Nutria? Sweet! (A saccharine story)

Pet Nutria Wildlife Officials
A wounded baby nutria Denny Lacoste rescued is photographed in Metairie, Louisiana, on Monday, March 13, 2023. Denny and Myra Lacoste have run afoul of state law by keeping a 22-pound nutria, a beady-eyed, orange-toothed, rat-tailed rodent commonly considered a wetlands-damaging pest, as a pet that frolics with their dog, snuggles in their arms, and swims in the family pool. (Violet Bucaro / AP)

Nutria? Sweet! (A saccharine story)

Don’t mess with an American’s pet. Just don’t do it. And if that pet happens to be a swamp rat, you’ll arouse some ragin’ Cajuns.

The tale of Neuty, the pet nutria, was all over the news in Louisiana in mid-March. For the uninitiated, nutria look a lot like beavers, except with big, ugly rat tails instead of beavers’ broad, flat appendages. Unlike beavers, though, they are generally hated. Native to South America but brought to Louisiana in the 1930s for their fur, they escaped into the marshes and began destroying wetlands at a furious pace. They eat vast amounts of aquatic vegetation, including the roots that otherwise would keep the soil in place, and they even destroyed large parts of the drainage system in Jefferson Parish, Louisiana. A local news article described them as “about as desirable as cockroaches and cottonmouth [poisonous snakes].”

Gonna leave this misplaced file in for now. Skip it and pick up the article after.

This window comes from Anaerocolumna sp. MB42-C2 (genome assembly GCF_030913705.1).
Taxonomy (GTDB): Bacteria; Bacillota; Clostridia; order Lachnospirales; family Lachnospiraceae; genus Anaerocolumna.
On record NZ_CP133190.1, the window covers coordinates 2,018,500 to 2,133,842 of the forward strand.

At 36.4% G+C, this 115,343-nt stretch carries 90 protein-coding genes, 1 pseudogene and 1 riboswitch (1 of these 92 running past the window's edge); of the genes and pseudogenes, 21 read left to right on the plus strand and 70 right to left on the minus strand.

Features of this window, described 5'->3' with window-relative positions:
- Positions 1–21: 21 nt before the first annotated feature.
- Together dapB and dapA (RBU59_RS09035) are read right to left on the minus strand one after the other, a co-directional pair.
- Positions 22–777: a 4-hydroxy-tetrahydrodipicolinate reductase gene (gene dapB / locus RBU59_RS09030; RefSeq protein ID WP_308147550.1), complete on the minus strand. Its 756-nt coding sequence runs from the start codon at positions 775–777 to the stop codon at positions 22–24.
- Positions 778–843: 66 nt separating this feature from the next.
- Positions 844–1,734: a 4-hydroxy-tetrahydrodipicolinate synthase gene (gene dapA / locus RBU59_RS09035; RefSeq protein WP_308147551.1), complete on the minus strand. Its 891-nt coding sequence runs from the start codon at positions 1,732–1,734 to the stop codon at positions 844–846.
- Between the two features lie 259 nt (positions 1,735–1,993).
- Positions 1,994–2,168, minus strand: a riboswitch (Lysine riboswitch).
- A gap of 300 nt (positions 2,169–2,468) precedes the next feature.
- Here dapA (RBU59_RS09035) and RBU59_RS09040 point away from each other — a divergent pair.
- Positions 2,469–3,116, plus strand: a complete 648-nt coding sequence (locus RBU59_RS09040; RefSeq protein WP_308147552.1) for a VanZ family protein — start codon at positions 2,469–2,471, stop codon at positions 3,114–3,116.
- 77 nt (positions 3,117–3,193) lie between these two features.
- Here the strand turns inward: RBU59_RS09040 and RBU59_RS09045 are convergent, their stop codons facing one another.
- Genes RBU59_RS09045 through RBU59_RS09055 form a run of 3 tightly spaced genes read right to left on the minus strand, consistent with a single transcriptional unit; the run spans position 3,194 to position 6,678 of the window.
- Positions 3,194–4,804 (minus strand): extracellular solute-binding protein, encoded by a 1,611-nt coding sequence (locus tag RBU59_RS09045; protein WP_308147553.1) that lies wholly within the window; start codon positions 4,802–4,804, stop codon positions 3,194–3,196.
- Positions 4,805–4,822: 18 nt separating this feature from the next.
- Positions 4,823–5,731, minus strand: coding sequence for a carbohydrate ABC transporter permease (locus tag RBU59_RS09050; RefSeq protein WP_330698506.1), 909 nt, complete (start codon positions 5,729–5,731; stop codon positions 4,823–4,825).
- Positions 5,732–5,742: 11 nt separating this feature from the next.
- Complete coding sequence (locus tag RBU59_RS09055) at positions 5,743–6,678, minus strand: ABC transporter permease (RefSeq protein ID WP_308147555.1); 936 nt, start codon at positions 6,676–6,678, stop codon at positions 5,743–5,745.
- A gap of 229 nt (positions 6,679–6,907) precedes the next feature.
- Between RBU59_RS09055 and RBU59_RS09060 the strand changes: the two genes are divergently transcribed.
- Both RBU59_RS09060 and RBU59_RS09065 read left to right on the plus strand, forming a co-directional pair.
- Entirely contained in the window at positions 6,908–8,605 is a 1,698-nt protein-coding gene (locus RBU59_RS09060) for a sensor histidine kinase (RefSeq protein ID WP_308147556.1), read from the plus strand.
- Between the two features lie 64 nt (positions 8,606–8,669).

Louisianans have tried all sorts of methods to control these rodents’ populations: nutria hunts, attempted nutria recipes (ugh: not successful), you name it. Nothing works.

Yet when New Orleans-area restaurateur Denny Lacoste saw a baby nutria stranded in the rain in 2020, near its siblings run over by a passing car, he rescued it and took it home, where he and his wife, Myra, kept it alive with a product known as “kitten milk replacement.” To make a much longer story short, little Neuty became a wonderful pet, smart and loving and (except for the tail) adorable. He swims in the Lacostes’ pool, plays with their dog, cuddles with family and friends, makes his own nest each night with towels he drags into the bathroom, and doesn’t even leave a mess after being house-trained.

Trouble began, though, when the New Orleans Times-Picayune on March 15 did a fun feature story on Neuty. It turns out that it is illegal to keep nutria as pets. Within days, agents from the Louisiana Department of Wildlife and Fisheries showed up to confiscate Neuty to take him to a zoo.

The state’s DWF agents have been considered heroes since they rescued thousands of people after Hurricane Katrina in 2005, but suddenly, thousands more were signing angry petitions demanding that the agents let the Lacostes keep Neuty. Some likened DWF almost to a Gestapo.

Public pressure worked: The department backed down, issuing the Lacostes a special permit for Neuty on the condition that the critter receive regular veterinary visits and be disallowed from fondling by patrons of the Lacostes’ restaurant.

The lesson is that if you want wildlife officials to back down, get the media to rile up support for your critter. Yet that tactic can go only so far. Somehow it’s unlikely the public will rally around your pet cottonmouths or your pet Periplaneta americana, commonly known as the American cockroach, no matter how cute you think they are.

© 2023 Washington Examiner

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